Top Wisconsin Court Curbs Authority of Democratic Official

Wisconsin Supreme Court interior. (Royalbroil/Creative Commons License)

MADISON, Wis. (CN) – Overruling 3-year-old precedent, the sharply divided Wisconsin Supreme Court upheld a law Tuesday that requires the state superintendent of schools to get the governor’s nod before changing education policy. 

Split in favor the high court’s conservatives, the ruling today muzzles the Superintendent of Public Instruction Carolyn Stanford Taylor, who was appointed to her position by Democratic Governor Tony Evers.

Back in 2011 when then-Republican Governor Scott Walker began the fight over the influence of the traditionally liberal-leaning Department of Public Instruction, Evers headed the DPI as schools superintendent.

Two years ago, teacher Kristi Koschkee and three others initiated an original action to have the state Supreme Court rule that the SPI and DPI must obtain written approval from the governor before they enact any new administrative rule. 

The agencies protested the requirement as unconstitutional, citing Wisconsin law that says no state official can be equal or superior to the SPI with regard to the “supervision of public instruction.”

But a three-member majority of rejected this objection Tuesday, saying that when the SPI promulgates policy through the DPI “it is exercising legislative power that comes not from the constitution but from the legislature.”

Put another way, the rulemaking function of the SPI is actually a power delegated to it by the Legislature, and that delegation does not add up to a constitutionally protected supervisory function, the court found.

Chief Justice Patience Roggensack wrote the majority opinion, which relies on Walker-era legislation known as Act 21 that changed the protocol by which the SPI submits its rules and objectives for approval. The SPI at that time was Evers, who is now governor.

Though the Wisconsin Supreme Court voided the gubernatorial requirements as applied to the SPI in the 2016 decision Coyne v. Walker, Roggensack notes that the field of play is different today following the passage last year of the REINS Act, short for Regulations from the Executive in Need of Scrutiny Act, which mandates approval from the state Department of Administration and the governor before any state education policy can go into effect.

Concurring separately Tuesday, Justice Rebecca Bradley emphatically encouraged the high court to remain mindful of the separation of powers between administrative agencies and the legislative branch.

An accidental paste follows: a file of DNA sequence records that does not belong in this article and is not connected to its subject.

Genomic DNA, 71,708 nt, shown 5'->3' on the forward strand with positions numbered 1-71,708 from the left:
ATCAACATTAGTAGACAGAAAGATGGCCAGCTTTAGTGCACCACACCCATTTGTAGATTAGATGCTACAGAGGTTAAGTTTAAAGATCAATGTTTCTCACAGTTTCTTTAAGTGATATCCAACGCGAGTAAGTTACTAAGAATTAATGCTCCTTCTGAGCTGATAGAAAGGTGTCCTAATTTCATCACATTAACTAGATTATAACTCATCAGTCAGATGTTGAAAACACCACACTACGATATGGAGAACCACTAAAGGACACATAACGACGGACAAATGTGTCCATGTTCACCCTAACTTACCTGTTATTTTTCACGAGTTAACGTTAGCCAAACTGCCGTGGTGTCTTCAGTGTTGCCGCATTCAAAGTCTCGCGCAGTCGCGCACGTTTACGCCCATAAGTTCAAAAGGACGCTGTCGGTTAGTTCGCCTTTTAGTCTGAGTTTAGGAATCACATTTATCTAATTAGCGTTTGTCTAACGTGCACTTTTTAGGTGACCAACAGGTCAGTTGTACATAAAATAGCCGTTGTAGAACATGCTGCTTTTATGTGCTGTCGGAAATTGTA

Bradley slammed what she called “the concentration of power within an administrative leviathan,” an obstacle she said “clashes with the constitutional allocation of power among the elected and accountable branches of government at the expense of individual liberty.”

Railing against “a burgeoning administrative state,” Bradley also said the “rule of bureaucratic overlords” represents “the governing class’s sneering contempt for the people who elect its members, along with an impatience at any resistance of the people to the views of the enlightened.”

Justice Ann Walsh Bradley, of no relation to Justice Rebecca Bradley, was joined in the dissent by Justice Rebecca Dallet.

“Although nothing in our Constitution has changed since Coyne was decided, what has changed is the membership of the court,” Bradley wrote, adding that the about-face effected today by the court’s new majority “throws the doctrine of stare decisis out the window.”

Justice Shirley Abrahamson did not participate in the ruling. Abrahamson is serving on the high court in a limited capacity as she battles cancer before she will be replaced in August by newly elected appeals court Judge Brian Hagedorn, who will further tilt the bench to a 4-2 conservative majority.

Governor Evers voiced his disapproval of Tuesday’s ruling.

“This issue was already decided three years ago in Coyne v. Walker,” Evers said in a statement. “Both conservative and liberal justices agreed then that the constitution prevented the governor from vetoing rules overseeing public schools.

“The facts didn’t change in the last three years and neither did the meaning of the constitution,” Evers added. “Only the composition of the court did.”

Tuesday’s ruling is the latest in a series of victories the state GOP has enjoyed from the state’s highest court. 

This past Friday the court upheld controversial conservative-engineered lame-duck laws enacted last December to reel in the powers of Governor Evers and Attorney General Josh Kaul, a fellow Democrat. Only provisions limiting early voting and dictating rules over governmental guidance documents for state businesses in the lame-duck legislation have been effectively struck down through six months of legal disputes over the laws.

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